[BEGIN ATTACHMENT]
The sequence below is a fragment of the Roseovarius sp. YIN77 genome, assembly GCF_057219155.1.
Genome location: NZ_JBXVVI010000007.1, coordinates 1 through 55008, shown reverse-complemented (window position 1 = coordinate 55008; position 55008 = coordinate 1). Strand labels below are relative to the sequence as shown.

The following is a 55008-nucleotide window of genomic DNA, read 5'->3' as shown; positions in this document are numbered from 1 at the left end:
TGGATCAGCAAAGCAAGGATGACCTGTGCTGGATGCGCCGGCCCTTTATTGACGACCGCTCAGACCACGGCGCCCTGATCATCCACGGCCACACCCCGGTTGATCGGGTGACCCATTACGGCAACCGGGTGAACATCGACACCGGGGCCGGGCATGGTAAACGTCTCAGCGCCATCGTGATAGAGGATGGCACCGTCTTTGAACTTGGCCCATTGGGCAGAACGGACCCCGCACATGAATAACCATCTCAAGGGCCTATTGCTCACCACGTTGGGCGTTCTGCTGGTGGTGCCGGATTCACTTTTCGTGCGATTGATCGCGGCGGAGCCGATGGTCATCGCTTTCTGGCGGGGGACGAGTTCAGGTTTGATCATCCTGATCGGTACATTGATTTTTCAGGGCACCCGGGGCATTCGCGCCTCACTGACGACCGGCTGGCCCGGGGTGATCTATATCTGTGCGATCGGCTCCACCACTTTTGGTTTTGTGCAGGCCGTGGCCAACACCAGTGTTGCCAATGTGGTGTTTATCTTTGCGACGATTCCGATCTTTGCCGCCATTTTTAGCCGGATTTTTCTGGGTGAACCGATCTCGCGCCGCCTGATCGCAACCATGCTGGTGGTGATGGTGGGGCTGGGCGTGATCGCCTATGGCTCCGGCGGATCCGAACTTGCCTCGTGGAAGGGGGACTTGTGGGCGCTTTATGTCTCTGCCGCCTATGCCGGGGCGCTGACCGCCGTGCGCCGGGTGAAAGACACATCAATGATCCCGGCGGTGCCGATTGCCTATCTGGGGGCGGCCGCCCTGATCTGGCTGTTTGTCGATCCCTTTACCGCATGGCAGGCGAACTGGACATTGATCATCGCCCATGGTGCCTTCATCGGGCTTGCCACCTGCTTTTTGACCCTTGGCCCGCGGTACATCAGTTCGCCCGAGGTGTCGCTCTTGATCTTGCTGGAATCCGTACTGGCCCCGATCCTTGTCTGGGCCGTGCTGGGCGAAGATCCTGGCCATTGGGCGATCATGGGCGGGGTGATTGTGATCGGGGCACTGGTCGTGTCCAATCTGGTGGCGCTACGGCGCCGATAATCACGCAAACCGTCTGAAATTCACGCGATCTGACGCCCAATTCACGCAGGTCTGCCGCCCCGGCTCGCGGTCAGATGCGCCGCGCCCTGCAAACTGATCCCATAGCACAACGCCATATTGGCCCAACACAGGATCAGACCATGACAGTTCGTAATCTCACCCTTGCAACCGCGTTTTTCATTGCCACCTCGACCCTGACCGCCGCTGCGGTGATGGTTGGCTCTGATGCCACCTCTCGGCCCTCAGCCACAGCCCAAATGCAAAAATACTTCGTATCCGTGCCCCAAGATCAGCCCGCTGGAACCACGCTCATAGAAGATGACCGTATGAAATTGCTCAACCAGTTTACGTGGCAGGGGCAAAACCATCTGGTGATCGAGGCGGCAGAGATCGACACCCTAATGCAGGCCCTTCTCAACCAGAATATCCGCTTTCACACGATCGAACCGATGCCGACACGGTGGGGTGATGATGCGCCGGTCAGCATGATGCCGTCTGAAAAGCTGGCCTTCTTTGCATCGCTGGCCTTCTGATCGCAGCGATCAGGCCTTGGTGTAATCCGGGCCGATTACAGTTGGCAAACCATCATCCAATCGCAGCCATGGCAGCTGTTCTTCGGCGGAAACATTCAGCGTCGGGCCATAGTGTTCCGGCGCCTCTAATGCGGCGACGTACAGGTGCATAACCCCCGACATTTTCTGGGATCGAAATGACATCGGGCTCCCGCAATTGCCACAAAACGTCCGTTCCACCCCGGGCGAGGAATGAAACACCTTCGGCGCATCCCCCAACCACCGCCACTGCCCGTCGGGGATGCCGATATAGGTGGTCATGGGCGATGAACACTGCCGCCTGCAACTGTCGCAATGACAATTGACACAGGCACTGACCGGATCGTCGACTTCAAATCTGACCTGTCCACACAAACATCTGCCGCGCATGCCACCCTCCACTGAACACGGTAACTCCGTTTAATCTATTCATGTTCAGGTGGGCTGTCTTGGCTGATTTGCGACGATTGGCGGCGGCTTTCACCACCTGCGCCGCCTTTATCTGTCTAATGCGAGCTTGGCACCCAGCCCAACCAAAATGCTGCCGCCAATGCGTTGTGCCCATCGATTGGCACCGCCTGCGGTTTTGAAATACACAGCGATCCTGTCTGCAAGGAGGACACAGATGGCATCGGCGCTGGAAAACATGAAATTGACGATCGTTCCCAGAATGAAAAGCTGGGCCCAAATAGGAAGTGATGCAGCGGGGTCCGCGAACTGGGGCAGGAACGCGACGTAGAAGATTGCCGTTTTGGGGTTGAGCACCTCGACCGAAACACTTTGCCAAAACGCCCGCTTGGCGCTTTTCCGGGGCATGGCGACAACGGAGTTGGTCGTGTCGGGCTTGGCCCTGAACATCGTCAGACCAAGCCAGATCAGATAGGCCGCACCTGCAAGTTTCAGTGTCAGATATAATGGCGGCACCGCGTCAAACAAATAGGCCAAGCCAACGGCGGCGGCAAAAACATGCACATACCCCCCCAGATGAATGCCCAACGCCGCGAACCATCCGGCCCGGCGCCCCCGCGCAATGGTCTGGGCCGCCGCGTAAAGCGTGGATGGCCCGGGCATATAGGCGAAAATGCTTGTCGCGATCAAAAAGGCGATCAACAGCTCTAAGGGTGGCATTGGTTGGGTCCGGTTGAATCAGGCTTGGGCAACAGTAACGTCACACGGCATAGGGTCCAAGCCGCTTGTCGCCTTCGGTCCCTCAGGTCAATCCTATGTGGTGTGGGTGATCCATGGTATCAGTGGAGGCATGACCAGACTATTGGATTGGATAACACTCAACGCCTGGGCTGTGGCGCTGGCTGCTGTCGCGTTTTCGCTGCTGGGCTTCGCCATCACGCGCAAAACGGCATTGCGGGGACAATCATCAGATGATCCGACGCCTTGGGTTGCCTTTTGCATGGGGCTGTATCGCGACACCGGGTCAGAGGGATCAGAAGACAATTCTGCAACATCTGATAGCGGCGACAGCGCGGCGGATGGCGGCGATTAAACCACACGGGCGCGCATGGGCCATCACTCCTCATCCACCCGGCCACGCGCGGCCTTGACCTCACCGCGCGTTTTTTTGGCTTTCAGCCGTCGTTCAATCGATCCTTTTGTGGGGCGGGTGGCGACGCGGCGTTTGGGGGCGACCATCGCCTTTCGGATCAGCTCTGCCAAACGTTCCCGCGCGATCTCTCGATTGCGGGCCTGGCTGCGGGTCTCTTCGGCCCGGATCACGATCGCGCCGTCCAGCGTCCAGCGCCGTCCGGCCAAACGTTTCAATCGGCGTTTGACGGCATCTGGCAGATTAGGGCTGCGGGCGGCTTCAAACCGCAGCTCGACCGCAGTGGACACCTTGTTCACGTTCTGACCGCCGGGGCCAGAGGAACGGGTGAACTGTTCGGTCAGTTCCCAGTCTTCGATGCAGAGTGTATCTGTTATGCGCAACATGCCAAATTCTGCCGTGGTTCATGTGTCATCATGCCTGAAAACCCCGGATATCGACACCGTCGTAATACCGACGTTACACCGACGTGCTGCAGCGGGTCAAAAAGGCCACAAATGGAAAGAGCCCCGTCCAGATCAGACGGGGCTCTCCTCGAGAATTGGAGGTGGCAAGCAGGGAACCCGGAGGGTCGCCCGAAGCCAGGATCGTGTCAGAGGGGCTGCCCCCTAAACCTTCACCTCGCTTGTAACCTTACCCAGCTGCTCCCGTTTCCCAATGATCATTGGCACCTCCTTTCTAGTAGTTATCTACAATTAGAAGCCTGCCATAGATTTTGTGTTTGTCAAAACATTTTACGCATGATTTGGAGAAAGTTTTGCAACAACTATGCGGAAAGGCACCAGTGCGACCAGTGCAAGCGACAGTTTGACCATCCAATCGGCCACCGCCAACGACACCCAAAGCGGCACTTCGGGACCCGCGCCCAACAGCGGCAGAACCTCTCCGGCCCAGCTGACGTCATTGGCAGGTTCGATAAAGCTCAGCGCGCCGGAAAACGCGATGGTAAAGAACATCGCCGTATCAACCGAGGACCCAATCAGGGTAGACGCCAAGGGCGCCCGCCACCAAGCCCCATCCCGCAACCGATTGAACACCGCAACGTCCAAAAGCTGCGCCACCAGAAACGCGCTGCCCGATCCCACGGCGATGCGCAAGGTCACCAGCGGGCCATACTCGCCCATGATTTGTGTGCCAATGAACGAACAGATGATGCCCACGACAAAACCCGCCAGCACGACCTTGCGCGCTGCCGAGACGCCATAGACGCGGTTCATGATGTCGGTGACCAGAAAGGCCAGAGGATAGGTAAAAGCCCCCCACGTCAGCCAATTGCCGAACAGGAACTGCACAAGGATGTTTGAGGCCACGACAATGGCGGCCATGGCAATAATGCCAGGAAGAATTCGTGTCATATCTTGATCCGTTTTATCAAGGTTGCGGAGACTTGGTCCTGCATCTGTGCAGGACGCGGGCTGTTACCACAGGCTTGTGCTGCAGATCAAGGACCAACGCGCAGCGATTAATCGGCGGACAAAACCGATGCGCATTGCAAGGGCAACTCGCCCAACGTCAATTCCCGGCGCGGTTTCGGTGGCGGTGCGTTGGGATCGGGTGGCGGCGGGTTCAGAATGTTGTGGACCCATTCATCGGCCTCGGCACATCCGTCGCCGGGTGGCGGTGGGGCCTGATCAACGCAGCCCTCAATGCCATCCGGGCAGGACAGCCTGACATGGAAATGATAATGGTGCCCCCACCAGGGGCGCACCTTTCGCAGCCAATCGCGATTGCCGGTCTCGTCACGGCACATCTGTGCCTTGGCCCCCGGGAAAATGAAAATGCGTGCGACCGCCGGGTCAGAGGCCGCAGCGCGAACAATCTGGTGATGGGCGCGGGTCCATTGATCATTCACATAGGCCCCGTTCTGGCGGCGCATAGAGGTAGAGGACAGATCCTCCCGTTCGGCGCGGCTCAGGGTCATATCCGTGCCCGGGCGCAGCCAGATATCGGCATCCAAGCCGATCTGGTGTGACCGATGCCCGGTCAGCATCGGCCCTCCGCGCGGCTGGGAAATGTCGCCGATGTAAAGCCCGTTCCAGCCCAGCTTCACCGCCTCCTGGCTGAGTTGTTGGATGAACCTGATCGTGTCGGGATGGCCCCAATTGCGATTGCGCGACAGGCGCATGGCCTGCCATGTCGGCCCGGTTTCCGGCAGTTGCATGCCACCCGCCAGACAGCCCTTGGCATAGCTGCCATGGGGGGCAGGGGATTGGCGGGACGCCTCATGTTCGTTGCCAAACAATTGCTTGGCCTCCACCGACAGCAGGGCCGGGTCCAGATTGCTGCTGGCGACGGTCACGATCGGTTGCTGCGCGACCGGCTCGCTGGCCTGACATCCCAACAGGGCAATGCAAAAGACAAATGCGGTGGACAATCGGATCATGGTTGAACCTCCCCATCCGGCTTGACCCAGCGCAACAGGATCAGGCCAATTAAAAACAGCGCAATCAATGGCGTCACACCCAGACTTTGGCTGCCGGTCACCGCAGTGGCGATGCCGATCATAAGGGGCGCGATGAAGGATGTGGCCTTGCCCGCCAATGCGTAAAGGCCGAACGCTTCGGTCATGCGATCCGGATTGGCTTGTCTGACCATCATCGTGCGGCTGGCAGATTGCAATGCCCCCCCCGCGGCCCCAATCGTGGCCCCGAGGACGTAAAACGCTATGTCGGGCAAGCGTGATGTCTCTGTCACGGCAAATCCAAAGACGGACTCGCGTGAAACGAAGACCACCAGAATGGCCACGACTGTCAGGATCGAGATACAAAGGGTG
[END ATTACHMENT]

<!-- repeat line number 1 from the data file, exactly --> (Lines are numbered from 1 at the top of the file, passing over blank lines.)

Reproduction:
The sequence below is a fragment of the Roseovarius sp. YIN77 genome, assembly GCF_057219155.1.